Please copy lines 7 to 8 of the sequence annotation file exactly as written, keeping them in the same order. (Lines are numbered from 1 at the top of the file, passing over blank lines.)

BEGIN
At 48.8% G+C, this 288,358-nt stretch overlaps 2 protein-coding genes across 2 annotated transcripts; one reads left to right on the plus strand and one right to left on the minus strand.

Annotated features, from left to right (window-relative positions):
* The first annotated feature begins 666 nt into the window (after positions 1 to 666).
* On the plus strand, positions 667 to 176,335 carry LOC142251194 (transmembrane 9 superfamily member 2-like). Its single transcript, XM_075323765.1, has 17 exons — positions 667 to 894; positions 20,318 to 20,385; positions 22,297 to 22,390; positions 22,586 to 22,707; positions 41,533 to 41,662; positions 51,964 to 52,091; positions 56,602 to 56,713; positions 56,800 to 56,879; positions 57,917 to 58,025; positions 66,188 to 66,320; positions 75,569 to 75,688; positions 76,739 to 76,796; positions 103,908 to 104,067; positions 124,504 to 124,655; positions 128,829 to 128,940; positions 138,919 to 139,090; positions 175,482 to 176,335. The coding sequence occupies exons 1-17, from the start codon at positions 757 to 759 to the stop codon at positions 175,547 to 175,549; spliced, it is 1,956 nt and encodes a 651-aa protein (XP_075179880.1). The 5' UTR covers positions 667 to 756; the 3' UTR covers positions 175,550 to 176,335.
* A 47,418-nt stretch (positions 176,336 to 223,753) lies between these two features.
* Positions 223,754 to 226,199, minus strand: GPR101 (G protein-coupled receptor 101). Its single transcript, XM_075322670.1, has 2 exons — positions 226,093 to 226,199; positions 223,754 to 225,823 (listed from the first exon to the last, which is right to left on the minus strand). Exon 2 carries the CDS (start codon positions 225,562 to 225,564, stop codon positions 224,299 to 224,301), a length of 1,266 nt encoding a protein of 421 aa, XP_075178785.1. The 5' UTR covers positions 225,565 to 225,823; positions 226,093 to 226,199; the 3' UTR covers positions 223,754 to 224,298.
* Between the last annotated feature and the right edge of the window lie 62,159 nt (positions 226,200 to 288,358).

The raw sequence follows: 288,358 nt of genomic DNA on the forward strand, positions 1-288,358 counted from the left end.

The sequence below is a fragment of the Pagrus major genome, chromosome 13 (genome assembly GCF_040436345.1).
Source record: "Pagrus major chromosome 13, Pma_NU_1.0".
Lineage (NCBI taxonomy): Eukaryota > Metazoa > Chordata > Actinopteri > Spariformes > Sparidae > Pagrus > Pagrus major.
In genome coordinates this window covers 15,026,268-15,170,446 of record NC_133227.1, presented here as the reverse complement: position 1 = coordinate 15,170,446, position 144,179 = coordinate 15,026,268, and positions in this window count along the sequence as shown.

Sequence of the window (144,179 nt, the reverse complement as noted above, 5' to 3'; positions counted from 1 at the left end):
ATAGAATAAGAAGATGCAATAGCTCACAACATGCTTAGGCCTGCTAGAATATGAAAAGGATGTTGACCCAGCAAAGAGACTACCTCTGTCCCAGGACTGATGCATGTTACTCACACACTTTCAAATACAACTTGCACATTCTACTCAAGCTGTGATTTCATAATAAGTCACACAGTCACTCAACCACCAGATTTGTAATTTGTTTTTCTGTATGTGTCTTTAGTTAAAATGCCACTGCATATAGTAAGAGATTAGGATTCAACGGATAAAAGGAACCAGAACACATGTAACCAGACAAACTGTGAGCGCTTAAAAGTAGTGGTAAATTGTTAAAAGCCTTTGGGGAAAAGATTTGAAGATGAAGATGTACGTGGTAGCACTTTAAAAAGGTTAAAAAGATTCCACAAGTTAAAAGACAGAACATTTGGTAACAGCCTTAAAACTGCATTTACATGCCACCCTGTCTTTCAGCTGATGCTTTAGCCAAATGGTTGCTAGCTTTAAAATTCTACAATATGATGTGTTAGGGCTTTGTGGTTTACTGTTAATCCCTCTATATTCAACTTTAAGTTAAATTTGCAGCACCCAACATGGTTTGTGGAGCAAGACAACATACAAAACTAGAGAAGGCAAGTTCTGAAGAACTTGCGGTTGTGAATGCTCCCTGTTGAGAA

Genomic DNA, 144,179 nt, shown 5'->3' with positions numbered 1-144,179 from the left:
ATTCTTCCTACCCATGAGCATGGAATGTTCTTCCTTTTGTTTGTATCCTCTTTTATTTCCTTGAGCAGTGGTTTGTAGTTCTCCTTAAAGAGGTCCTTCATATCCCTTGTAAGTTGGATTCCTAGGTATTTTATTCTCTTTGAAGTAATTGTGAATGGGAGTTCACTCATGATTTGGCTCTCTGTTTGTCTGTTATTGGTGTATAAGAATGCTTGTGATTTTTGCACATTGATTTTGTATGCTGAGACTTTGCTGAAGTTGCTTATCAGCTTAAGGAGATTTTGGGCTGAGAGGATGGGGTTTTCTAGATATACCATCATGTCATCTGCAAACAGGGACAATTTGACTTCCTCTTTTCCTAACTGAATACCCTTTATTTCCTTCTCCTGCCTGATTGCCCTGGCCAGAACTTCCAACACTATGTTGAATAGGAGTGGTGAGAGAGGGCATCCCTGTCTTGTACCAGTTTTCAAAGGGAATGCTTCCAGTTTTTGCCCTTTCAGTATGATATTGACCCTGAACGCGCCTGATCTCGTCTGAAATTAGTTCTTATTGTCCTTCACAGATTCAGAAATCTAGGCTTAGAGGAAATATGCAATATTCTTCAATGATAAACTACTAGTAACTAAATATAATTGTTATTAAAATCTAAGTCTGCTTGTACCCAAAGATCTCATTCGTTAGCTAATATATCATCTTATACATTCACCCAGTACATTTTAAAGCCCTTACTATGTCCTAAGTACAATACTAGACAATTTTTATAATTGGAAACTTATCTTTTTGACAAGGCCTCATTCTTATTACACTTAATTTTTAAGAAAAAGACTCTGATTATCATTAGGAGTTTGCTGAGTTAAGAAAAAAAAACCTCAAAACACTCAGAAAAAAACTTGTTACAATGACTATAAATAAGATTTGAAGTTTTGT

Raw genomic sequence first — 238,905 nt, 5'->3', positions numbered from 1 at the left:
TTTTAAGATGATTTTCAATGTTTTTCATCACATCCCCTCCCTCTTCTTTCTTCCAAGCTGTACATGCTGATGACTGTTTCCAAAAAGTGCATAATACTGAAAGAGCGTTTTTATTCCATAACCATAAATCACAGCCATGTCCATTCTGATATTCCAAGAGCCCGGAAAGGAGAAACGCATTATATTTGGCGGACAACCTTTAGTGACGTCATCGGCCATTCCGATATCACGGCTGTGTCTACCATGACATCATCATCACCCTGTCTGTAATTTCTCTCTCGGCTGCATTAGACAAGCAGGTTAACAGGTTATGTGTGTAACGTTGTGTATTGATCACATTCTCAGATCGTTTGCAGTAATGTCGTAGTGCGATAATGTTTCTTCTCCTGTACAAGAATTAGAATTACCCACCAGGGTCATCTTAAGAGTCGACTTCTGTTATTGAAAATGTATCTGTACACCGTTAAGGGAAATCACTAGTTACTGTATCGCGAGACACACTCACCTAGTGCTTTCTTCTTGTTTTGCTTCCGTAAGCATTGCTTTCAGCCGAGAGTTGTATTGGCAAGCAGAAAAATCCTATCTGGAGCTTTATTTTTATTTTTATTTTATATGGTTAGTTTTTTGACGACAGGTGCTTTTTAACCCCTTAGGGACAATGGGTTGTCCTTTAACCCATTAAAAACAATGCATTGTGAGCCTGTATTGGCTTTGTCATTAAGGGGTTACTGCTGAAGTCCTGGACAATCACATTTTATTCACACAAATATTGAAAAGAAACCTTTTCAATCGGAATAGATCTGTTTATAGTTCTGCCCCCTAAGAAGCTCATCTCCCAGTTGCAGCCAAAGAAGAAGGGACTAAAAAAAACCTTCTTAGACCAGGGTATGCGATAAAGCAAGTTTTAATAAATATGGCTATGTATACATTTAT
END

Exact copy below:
* Between the last annotated feature and the right edge of the window lie 62,159 nt (positions 226,200 to 288,358).

The raw sequence follows: 288,358 nt of genomic DNA on the forward strand, positions 1-288,358 counted from the left end.